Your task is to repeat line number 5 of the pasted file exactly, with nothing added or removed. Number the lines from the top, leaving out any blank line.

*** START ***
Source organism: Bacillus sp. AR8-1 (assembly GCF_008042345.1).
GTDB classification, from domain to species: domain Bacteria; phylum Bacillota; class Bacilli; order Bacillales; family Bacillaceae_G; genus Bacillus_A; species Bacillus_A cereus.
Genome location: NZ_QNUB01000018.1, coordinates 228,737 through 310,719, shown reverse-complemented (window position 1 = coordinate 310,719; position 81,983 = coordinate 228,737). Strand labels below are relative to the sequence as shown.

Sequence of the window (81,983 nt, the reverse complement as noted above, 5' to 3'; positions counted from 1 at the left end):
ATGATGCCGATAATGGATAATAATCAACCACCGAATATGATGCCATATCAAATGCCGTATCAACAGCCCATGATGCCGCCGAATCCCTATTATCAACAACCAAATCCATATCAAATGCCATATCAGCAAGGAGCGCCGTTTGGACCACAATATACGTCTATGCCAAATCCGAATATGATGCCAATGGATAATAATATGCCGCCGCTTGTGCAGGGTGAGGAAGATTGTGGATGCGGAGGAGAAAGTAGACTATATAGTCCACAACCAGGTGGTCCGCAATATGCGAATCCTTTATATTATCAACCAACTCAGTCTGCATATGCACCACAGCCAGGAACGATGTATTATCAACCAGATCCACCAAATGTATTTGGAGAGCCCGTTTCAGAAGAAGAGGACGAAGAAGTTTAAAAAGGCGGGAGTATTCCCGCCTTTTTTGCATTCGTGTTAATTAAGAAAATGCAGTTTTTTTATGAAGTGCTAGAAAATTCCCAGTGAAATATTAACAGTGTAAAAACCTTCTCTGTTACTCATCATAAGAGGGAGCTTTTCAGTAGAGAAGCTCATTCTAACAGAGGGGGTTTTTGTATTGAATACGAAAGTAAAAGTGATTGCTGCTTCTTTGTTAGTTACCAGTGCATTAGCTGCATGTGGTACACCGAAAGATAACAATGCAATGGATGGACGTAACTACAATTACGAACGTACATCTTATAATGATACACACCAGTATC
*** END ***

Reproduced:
ATGATGCCGATAATGGATAATAATCAACCACCGAATATGATGCCATATCAAATGCCGTATCAACAGCCCATGATGCCGCCGAATCCCTATTATCAACAACCAAATCCATATCAAATGCCATATCAGCAAGGAGCGCCGTTTGGACCACAATATACGTCTATGCCAAATCCGAATATGATGCCAATGGATAATAATATGCCGCCGCTTGTGCAGGGTGAGGAAGATTGTGGATGCGGAGGAGAAAGTAGACTATATAGTCCACAACCAGGTGGTCCGCAATATGCGAATCCTTTATATTATCAACCAACTCAGTCTGCATATGCACCACAGCCAGGAACGATGTATTATCAACCAGATCCACCAAATGTATTTGGAGAGCCCGTTTCAGAAGAAGAGGACGAAGAAGTTTAAAAAGGCGGGAGTATTCCCGCCTTTTTTGCATTCGTGTTAATTAAGAAAATGCAGTTTTTTTATGAAGTGCTAGAAAATTCCCAGTGAAATATTAACAGTGTAAAAACCTTCTCTGTTACTCATCATAAGAGGGAGCTTTTCAGTAGAGAAGCTCATTCTAACAGAGGGGGTTTTTGTATTGAATACGAAAGTAAAAGTGATTGCTGCTTCTTTGTTAGTTACCAGTGCATTAGCTGCATGTGGTACACCGAAAGATAACAATGCAATGGATGGACGTAACTACAATTACGAACGTACATCTTATAATGATACACACCAGTATC